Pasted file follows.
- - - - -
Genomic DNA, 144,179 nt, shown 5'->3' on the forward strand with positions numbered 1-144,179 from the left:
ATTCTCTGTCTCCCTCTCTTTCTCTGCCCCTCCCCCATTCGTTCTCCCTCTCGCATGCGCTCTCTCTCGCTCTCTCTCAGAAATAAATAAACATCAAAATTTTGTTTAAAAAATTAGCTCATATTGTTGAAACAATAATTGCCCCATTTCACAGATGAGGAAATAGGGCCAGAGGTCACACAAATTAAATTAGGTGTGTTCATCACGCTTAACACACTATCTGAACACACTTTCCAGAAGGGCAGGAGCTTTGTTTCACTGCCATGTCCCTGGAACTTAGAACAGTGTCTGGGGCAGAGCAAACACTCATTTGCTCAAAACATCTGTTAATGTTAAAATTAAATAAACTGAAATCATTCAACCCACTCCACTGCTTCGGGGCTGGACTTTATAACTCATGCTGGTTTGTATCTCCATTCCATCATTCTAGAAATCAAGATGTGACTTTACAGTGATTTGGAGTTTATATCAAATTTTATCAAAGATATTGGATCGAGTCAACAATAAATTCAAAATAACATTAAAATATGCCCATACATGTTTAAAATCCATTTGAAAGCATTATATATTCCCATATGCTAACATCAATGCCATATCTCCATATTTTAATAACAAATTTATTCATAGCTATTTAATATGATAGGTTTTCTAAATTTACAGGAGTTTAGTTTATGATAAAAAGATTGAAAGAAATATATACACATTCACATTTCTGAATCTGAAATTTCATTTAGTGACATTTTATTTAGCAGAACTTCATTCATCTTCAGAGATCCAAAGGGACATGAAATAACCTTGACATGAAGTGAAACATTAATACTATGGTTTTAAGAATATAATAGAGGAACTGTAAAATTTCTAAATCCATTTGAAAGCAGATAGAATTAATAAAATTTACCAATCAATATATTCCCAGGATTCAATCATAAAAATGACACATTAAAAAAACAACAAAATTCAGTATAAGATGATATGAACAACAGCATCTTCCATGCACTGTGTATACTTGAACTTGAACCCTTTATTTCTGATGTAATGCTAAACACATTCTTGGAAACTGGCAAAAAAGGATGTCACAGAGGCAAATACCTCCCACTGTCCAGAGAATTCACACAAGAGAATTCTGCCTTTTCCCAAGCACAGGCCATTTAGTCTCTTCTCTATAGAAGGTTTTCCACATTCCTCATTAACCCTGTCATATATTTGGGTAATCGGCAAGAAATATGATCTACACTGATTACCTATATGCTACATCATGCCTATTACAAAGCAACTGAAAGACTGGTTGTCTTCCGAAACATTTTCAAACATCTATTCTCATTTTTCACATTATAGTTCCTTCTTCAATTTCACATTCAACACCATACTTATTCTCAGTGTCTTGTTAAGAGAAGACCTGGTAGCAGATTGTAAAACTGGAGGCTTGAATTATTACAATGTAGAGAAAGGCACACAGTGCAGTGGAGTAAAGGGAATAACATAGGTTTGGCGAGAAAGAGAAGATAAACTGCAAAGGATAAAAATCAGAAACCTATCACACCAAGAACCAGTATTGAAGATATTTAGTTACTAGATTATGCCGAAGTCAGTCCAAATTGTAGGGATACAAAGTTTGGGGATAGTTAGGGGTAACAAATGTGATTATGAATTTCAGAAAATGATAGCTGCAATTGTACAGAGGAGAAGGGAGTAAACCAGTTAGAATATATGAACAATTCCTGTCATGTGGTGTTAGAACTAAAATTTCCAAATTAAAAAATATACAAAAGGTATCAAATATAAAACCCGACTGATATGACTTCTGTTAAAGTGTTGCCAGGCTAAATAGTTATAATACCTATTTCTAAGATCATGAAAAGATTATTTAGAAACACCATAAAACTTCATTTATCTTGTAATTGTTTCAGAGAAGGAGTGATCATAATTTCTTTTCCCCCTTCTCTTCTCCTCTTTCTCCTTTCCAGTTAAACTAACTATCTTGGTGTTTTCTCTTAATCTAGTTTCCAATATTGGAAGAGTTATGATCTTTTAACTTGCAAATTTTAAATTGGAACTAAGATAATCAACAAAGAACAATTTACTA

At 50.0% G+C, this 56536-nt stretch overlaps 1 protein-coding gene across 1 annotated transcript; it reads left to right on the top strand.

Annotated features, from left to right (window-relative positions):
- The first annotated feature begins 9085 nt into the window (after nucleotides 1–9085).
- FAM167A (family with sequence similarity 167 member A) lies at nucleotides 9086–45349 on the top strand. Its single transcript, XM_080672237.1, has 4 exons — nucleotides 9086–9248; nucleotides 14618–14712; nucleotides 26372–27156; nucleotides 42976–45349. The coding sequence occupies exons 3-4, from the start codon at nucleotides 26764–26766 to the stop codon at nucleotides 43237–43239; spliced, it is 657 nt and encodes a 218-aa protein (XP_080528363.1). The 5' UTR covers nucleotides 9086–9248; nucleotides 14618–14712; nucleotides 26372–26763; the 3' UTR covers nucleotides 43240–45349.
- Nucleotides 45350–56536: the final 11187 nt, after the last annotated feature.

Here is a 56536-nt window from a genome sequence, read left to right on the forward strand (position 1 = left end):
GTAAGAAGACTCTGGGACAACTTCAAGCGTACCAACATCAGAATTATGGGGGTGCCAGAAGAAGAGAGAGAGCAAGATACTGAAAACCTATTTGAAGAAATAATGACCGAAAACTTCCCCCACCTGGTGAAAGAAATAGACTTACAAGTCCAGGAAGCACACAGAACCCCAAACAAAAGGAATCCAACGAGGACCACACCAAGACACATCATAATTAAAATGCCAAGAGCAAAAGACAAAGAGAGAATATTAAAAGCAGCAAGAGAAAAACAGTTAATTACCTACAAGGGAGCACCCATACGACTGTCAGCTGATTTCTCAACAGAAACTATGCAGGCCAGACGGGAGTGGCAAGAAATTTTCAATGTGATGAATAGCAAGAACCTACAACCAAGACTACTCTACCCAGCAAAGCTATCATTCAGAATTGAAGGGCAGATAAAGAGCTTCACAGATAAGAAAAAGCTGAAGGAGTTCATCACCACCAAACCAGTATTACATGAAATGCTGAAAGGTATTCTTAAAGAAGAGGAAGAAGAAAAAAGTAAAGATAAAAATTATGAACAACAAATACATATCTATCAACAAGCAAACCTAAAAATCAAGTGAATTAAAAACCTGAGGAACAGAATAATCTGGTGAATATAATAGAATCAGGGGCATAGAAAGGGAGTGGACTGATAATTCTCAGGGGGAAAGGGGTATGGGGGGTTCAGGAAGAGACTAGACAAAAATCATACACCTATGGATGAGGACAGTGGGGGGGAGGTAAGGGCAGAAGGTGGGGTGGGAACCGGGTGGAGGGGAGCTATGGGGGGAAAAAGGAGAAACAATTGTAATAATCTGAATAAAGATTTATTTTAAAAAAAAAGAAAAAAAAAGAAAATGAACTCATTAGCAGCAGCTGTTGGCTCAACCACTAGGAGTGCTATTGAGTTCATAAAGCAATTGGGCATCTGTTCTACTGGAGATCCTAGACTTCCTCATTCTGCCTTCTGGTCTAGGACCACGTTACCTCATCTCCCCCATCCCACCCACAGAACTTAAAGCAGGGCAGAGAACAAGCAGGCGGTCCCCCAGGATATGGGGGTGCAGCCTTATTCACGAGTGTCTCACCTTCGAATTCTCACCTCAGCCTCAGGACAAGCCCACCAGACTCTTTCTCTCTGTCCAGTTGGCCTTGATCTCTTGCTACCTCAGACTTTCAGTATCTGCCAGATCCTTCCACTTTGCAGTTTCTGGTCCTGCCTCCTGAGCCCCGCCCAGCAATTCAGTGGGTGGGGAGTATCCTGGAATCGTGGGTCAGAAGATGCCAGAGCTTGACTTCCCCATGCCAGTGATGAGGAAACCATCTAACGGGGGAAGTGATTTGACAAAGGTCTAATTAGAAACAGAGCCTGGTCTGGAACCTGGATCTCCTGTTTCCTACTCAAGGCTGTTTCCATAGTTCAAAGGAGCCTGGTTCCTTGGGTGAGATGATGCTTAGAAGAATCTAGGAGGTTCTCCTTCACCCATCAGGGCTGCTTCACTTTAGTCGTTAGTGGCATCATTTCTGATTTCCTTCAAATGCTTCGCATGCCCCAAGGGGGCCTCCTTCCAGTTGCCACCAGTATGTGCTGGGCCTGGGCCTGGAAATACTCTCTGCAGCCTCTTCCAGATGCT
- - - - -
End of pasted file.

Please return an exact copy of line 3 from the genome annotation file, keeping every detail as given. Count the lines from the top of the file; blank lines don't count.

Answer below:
At 50.0% G+C, this 56536-nt stretch overlaps 1 protein-coding gene across 1 annotated transcript; it reads left to right on the top strand.